About this workshop:
The workshop aims especially to combine different disciplinary perspectives and to explore how they can contribute to a better understanding of the normative foundations that are needed to improve health during childhood in general and especially for disadvantaged children.
We want to explore in particular four areas of concern:
(1) The intersection of health and poverty during childhood and its effects on the future life course. It is well-studied that health is to a large part socially determined and that the socio-economic position influences heavily the health status of both children and adults. Childhood poverty translates into health problems during childhood as well as in later life. This poses a wide range of ethical and justice-related problems that are still underexplored. For example the conviction that health is to large part a life-style choice is highly problematic for children and also for adults given the knowledge about the pathways from childhood to adult health. Theories that want to clarify what we owe each other as a matter of justice have to consider this knowledge more carefully.
(2) Conceptualizations of health of children, especially also the interrelation of such concepts as mental health and (subjective) well-being. There is still no consensus how health should be defined and what concepts of it are better fit to guide policy and action. It has also been seldom questioned if health can or should be differently defined for adults and children. Furthermore most defini6tions of health focus still on physical health while mental and emotional health is still widely undervalued. Childhood is a critical phase both for physical and mental health and the development for such crucial features as self-confidence and self-trust.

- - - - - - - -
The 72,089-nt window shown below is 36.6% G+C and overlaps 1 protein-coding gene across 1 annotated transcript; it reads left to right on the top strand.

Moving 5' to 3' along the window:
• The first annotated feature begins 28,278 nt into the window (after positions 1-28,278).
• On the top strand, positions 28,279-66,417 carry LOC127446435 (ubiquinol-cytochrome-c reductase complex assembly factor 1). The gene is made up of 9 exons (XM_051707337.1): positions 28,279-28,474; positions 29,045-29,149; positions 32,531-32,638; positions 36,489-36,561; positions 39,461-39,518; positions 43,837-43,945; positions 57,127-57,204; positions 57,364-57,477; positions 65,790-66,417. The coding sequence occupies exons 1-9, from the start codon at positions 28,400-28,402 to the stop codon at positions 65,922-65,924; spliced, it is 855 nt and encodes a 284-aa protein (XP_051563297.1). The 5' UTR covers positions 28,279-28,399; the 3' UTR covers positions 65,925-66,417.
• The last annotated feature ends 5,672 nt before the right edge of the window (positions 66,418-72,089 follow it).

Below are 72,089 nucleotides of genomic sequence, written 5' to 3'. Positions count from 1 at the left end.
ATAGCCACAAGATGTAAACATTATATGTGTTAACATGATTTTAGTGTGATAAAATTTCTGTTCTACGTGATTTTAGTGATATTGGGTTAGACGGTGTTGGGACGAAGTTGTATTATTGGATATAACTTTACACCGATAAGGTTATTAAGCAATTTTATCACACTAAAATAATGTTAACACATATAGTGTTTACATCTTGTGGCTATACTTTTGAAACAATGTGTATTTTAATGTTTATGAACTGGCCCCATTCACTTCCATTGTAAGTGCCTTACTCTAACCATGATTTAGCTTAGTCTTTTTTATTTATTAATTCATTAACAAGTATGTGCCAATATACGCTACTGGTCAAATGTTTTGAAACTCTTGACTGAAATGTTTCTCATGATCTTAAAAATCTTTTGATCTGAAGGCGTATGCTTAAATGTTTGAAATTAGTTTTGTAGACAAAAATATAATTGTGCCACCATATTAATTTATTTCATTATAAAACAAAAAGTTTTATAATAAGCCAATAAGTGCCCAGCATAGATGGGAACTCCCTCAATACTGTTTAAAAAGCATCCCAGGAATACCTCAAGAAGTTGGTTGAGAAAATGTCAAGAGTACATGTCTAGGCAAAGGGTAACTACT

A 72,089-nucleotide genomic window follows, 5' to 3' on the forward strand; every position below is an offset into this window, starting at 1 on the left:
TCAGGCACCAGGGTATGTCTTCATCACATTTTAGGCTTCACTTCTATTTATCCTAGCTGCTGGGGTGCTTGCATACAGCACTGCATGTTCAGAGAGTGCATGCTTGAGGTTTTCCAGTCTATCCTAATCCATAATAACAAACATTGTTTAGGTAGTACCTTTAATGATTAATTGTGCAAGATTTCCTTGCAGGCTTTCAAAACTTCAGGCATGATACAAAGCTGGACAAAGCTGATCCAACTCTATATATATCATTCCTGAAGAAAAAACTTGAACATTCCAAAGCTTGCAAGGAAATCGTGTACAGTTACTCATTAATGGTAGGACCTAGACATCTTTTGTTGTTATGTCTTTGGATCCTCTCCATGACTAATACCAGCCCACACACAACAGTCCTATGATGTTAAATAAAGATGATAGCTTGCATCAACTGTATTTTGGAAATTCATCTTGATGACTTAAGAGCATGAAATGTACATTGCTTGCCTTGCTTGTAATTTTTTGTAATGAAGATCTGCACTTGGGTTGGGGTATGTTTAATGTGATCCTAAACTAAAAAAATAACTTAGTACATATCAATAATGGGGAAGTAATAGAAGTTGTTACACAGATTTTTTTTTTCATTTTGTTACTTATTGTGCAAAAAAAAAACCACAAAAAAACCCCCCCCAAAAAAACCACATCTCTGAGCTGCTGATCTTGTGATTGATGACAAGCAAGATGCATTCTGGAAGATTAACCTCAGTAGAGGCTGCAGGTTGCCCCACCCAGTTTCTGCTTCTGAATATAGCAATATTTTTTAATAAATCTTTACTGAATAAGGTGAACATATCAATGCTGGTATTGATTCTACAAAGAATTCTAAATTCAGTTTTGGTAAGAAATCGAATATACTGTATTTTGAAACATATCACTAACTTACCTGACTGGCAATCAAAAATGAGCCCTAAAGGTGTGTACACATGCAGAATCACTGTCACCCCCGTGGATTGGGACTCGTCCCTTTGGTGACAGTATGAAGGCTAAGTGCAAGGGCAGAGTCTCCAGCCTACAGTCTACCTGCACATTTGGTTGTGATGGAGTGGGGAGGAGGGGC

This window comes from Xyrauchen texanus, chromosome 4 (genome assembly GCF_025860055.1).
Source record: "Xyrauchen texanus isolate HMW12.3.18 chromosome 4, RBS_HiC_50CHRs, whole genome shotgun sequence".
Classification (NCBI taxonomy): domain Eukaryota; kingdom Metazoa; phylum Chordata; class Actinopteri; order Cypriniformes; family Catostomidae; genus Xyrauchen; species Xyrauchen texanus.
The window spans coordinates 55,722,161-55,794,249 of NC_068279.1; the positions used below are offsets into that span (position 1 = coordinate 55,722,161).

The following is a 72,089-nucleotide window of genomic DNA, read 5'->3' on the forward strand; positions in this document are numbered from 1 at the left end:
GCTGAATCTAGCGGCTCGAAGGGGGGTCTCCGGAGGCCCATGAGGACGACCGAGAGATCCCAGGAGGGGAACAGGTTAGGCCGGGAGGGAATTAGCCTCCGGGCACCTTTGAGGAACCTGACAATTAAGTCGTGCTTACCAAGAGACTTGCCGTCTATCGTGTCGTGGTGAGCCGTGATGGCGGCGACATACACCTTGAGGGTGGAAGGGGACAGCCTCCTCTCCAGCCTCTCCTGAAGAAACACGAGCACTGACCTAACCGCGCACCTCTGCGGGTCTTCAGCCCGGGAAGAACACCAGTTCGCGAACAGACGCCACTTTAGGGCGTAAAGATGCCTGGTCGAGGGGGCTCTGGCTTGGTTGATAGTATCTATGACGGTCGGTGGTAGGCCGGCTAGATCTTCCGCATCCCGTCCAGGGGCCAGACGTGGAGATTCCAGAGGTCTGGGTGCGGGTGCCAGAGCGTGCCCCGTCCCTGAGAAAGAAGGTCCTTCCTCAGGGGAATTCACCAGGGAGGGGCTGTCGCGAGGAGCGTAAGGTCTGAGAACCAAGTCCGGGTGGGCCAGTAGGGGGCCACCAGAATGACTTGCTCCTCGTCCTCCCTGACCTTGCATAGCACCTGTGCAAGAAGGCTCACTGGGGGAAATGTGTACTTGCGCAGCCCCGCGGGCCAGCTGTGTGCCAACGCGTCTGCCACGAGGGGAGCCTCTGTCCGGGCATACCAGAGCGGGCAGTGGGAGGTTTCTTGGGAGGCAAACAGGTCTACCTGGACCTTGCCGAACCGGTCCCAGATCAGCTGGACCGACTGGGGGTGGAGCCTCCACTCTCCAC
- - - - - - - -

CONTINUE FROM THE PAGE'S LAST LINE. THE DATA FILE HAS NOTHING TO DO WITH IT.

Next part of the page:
(3) The distribution and application of responsibilities to ensure health during childhood. If health is not an innate feature of children but to a large extent shaped by the environment, the social position and the actions of other persons and institutions, than this implies that different agents can and should be distinguished that share a certain amount of responsibility in respect to children’s health. In most discourses two agents are highlighted, namely the parents and the state and its health care institutions. But besides them other important agents are involved, for example the food industry or pharmaceutical companies.
(4) The access to health as a matter of children’s rights. Children’s rights and also the right of health have been widely discussed, in particular in the context of the Declaration of the Rights of the Child. How can such a right be justified and is there a relation between children’s rights and justice for children in that respect? Does the framework of (universal) children’s rights offer a fit framework to guide health policies aimed at children? Also, the relationship between children’s rights to health and parental rights has to be discussed.
Txetxu Ausin, Mar Cabezas, Gunter Graf & Gottfried Schweiger